Hands-on Review: The Electric Kool-Aid Cable Test

Gordon Brockhouse

Published: 07/13/2015 11:52:15 AM EST in Sound

Hands-on Review: The Electric Kool-Aid Cable Test


I've been a skeptic for a long time, but in recent years I've started to waver. For the last couple of years, I've used a short length of UltraLink Excelsior speaker cable, basically because I had it on hand from an earlier project. For most of my life, I've used 14- or 16-gauge lamp cord to connect speakers, and generic RCA cables to connect source components. Ever since I got into file-based playback a couple of years ago, I've used a generic USB cable to connect my Mac Mini to an external DAC. And I've never used anything other than the generic power cables included with my components.

While power conditioners enjoy more mainstream acceptance than exotic cables, I'm a little skeptical about them as well. Shouldn't a well-designed power supply in an amplifier be able to deliver all the energy needed to produce all the dynamics the amplifier can achieve? And shouldn't that same power supply filter out any spurious noise before it reaches the voltage rails in the amp?


William Low, Founder and CEO, AudioQuest: "My attitude toward cable, whether it's a $20 cable or a $10,000 cable, is that it's only appropriate when it's the least expensive way to make the biggest difference. That is the charter to me."

My skepticism about high-priced cables was reinforced by blind listening tests I conducted for the Canadian magazine Audio Ideas Guide in the early 1990s. For seven different listeners, I played a succession of clips using two eight-foot speaker cables, identified simply as Wire A and Wire B. Switching was instantaneous, performed with a Bryston switch box. One of the cables was an expensive (though not outrageous) specialty product (I forget the brand); the other was generic 16-gauge speaker wire purchased from Radio Shack.

The procedure was structured differently than most blind listening tests. Wire A might be the expensive brand and Wire B the cheap stuff, or vice versa. In other cases, Wire A and Wire B were both the same, either the expensive brand or the Radio Shack wire. The sequence was randomized for each listener. Before the listening tests, I told them about the methodology, so they knew that for half of the clips, Wire A and B would be the same.

All seven subjects were audiophiles and music-lovers. On a printed questionnaire, they were asked whether the two cables sounded the same or different. If the cables sounded different, they were asked if they had a preference and why.

Listeners correctly identified sameness and difference for about 51% of the total playback sessions: basically a coin toss plus a rounding error. On the surface, this apparent randomness confirms the nay side of the debate: that the audible benefits of exotic speaker cables are essentially nil.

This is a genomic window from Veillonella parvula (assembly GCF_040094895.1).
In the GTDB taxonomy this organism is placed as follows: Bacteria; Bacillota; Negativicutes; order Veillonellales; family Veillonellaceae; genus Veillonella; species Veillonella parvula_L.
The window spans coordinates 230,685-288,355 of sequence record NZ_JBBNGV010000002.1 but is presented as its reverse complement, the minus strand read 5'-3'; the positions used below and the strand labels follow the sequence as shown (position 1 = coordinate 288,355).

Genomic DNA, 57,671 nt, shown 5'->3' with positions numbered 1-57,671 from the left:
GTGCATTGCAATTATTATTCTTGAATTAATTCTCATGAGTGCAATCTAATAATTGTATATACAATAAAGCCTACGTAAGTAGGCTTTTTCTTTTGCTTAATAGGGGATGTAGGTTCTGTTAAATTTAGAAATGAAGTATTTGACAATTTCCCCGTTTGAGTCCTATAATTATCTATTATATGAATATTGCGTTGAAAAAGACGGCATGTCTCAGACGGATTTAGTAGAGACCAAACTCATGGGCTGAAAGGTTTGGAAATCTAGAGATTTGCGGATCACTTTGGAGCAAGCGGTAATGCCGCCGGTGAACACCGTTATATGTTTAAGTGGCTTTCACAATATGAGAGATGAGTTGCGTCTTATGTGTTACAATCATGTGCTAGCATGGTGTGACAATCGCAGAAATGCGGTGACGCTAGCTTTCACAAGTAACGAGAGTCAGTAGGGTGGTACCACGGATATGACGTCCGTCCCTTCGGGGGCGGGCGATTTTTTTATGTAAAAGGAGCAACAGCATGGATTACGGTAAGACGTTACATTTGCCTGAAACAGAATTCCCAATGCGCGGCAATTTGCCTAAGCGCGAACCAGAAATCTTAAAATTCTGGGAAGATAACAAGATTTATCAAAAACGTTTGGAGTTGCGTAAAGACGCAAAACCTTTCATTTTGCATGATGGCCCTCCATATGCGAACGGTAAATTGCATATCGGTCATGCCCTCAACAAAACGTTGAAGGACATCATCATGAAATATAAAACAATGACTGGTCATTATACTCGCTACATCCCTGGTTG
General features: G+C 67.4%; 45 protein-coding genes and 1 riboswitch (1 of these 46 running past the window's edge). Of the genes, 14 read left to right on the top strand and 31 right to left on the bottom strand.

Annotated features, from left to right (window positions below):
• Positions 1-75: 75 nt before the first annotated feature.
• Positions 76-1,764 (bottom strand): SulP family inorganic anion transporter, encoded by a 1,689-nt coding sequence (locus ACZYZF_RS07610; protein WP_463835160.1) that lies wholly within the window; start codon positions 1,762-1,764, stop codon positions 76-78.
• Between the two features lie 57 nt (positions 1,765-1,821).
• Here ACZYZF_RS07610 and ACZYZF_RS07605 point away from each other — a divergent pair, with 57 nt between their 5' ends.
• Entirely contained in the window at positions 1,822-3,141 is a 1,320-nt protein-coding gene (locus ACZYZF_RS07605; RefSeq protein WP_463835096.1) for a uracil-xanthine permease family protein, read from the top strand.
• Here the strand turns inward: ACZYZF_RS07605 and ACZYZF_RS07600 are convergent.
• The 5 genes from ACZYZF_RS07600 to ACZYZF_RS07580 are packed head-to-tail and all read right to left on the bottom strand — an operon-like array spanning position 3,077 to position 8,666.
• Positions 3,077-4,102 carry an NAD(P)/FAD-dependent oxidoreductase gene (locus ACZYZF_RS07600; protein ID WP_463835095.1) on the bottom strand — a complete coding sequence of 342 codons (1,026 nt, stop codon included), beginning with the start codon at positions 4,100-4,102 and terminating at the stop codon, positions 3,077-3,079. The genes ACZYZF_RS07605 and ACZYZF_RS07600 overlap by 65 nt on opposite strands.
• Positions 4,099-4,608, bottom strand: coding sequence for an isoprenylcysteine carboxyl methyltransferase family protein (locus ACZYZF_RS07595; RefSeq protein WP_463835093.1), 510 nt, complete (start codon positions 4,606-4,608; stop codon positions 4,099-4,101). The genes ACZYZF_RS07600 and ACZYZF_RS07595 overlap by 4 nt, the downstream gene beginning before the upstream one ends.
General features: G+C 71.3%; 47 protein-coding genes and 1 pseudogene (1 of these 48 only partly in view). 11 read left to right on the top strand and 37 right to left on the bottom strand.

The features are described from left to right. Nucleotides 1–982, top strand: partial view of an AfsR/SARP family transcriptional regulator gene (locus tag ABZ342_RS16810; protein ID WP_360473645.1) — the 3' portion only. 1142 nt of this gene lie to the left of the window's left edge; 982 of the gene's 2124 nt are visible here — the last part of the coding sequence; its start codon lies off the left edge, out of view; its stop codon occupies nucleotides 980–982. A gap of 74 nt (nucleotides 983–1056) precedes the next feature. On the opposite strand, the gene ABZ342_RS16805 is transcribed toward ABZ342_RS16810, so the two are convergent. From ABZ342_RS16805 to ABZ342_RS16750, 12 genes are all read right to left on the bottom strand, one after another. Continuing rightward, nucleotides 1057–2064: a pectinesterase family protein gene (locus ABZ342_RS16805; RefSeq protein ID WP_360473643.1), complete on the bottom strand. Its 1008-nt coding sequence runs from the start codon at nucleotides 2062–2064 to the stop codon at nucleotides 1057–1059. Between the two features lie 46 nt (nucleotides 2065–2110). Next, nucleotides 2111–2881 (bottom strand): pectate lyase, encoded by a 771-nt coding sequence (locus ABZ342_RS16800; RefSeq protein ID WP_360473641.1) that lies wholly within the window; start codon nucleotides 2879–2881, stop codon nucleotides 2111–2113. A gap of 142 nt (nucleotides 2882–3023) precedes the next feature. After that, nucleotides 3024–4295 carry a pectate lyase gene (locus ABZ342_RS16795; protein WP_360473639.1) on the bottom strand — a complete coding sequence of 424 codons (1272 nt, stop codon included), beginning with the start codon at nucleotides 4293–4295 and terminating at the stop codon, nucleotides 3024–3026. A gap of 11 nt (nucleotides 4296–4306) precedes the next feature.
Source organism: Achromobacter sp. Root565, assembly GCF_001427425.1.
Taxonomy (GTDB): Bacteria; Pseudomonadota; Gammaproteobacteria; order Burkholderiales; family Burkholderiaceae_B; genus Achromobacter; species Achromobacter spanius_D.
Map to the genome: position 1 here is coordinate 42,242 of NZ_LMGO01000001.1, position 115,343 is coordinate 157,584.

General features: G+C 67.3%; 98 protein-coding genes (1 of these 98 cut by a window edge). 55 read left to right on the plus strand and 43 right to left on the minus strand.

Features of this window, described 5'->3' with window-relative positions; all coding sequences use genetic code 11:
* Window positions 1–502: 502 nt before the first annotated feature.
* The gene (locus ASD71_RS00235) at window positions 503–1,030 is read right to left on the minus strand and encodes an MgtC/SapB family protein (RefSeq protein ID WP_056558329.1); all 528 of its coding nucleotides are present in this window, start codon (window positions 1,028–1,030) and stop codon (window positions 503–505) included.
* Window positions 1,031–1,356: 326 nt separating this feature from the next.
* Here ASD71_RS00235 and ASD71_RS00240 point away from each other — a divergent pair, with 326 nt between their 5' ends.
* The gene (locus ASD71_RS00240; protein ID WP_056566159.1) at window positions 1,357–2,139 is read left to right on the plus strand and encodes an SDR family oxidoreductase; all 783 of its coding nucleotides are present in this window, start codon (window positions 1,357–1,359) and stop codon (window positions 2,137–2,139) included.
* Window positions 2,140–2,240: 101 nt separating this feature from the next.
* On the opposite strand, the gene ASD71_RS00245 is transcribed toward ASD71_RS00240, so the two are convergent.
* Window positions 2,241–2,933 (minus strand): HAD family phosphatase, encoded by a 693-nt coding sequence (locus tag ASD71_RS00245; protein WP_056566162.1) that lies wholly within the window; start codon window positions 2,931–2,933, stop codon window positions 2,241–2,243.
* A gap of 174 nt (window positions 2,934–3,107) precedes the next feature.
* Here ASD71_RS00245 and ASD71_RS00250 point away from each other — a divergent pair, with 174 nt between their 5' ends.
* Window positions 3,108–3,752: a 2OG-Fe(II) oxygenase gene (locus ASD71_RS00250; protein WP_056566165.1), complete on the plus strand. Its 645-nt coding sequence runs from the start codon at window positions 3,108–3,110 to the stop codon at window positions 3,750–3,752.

When I examined the data more deeply, I found something very interesting. On the first music clip they listened to, all seven subjects correctly identified sameness and difference. The 100% score could have happened by chance, but the odds of this are one in 128. I think a likelier explanation is listener fatigue. In this unfamiliar setting, it became increasingly difficult for the test subjects to hear fine differences.


Wireworld's Series 7 power cords features flat construction for easier installation, and dual low-impedance shields to minimize interference. Wireworld says its new Composilex 2 insulation minimizes "triboelectric noise," which occurs when the insulation acquires and then releases an electrostatic charge. The step-up Aurora 7 cables provided for this article employs silver-clad oxygen-free copper (OFC) conductors and silver-clad copper alloy plug contacts.

There was another interesting result: some subjects claiming to hear differences through the same cable. In one session, a listener stated that Wire B gave "a much more convincing portrayal of the musical event," even though it was exactly the same as Wire A! Naysayers often attribute acceptance of premium cables to a placebo effect, and that was clearly the case here.

Although there are lots reasons to be skeptical about audiophile cables, the case against them is far from conclusive. Many observers whose judgement in these matters I respect say these products have made unmistakable improvements in their systems.

Article Tags:  AudioQuest, Wireworld, Low, Salz, USB, power, cable, wire, audiophile, dielectric, speaker, interconnect, conductor, copper, silver, Torus, TOT, conditioner, transformer, toroidal, Piltron, review, test, placebo


Hands-on Review: The Electric Kool-Aid Cable Test

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